Philosopher´s Day

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Konigsberg in 1793. The Professor (whose prototype is Immanuel Kant, although his name is never mentioned) lives in a house with closed shutters – he believes that light generates bedbugs. As he’s struggling to find a mid-way between his philosophical thoughts and everyday problems, he frequently gets upset with his servant Martin who also enjoys philosophical argument and likes to throw Latin sentences into the conversation. But the house just isn’t big enough for two philosophers…. Especially since the Professor also has to debate with Leibniz who visits him in his sleep.

Once in a while the Professor allows himself to have dinner in a carefully selected company – usually politicians, philosophers and the finest members of the European intellectual elite. Their conversation revolves around philosophical, ethical and political topics, considering that the French Revolution is going on at the very moment and having an effect on the whole Europe. On this particular day the dinner is interrupted by the arrival of a mentally disturbed female patient of one of the guests. The young woman, Maria von Herbert, who’s in a hypnotic trance, tries to attack the Professor with a knife, later claiming that her name is Charlotta Corday and her goal was to kill Jean-Paul Marat. Some time later it happens that Marat is indeed killed by a woman of that name, leaving the question of whether Maria is a clairvoyant. Maria, seeing the Professor as a God-like creature, begs of him to help her find her peace of mind but the Professor is unable to help her. Rejected, Maria commits suicide. The Professor is finally left alone with his thoughts, his faithful servant Martin and his debates with Leibniz in his sleep.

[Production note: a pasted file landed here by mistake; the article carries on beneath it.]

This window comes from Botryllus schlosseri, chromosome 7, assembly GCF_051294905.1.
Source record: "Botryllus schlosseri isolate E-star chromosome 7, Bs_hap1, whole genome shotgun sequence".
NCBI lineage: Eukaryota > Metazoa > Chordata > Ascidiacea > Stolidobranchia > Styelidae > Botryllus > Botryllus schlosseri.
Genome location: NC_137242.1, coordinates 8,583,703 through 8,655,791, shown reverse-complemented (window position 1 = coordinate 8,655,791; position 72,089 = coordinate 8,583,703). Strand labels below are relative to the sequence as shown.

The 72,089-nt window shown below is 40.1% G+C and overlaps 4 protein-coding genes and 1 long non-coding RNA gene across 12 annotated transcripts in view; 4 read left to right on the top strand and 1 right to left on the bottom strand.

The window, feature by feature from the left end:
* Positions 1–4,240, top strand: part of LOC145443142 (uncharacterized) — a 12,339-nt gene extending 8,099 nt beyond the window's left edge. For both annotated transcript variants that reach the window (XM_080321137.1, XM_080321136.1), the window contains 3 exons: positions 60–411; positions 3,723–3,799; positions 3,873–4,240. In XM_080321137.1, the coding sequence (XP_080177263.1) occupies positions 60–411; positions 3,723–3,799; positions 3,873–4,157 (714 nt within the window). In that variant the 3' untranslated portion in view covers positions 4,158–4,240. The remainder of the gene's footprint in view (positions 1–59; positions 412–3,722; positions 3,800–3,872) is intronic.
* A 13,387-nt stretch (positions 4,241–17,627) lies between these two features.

The characters: Professor – professor of the Köningsberg University; elderly man (Immanuel Kant); A baroque gentleman – gentleman wearing a big wig (Gottfried Wilhelm Leibniz); Johannes Gottlieb – a penniless student; Count von Thun – professor’s dinner guest; Geheimrath – professor’s dinner guest; Studiosus I – professor’s dinner guest; Studiosus II – professor’s dinner guest; Martin Lampe – professor’s servant; Maria von Herbert – Count von Thun’s patient.

 

Extract from the play:

PROFESSOR: There it is (Indicating towards the window.), he’s crowing again and it’s almost noon.

MARTIN: Who, Herr Professor?

PROFESSOR: The rooster, of course; who else do you think can crow, Martin?

MARTIN (listens): I cannot hear anything, Herr Professor.

PROFESSOR: You’re getting old, Martin.

MARTIN (addressing the young man who’s waiting): Can you hear it, sir?

JOHANNES GOTTLIEB (awakened from his thoughts): What?

(All three study each other thoroughly.)

MARTIN: Sir, can you hear the rooster crow outside?

(Indicates towards the window.)

JOHANNES GOTTLIEB (listens): No.

(Martin looks triumphantly towards the Professor.)

PROFESSOR (looks appraisingly at the young man): But did you hear him before?

JOHANNES GOTTLIEB (not sure what is wanted of him): Did I hear a rooster crow? Do you mean literally, without an allegory, professor?

PROFESSOR: I don’t mean what the rooster was literally saying, because you and I, young man, have no ability to know that, I mean simply the fact that the rooster made a sound, irrespective of what he was literally trying to convey.

JOHANNES GOTTLIEB: Yes, I might have heard it; I wasn’t really paying attention.

PROFESSOR: I suppose you are used to hearing roosters crow.

JOHANNES GOTTLIEB: Yes, I guess so, Herr Professor.

PROFESSOR: And what did you pay attention to, sir?

JOHANNES GOTTLIEB: Your lecture.

PFOESSOR  (patiently, in a teacher-like manner): The rooster crowed after the lecture was over!

JOHANNES GOTTLIEB: I didn’t notice, Herr Professor, I was thinking about what you had said during the lecture.

PROFESSOR: It is commendable indeed, that you attended the lecture. It won’t help us to resolve the issue in hand, but ultra posse nemo obligatur. (Nobody is obliged to do more than they can. Lat.)

MARTIN: I would like to add, Herr Professor, that ex risum multo, agnoscitur stultum. (A fool can be recognised from laughing a lot. Lat.)

PROFESSOR: Martin, your Latin exasperates me even more than the crowing of that rooster.

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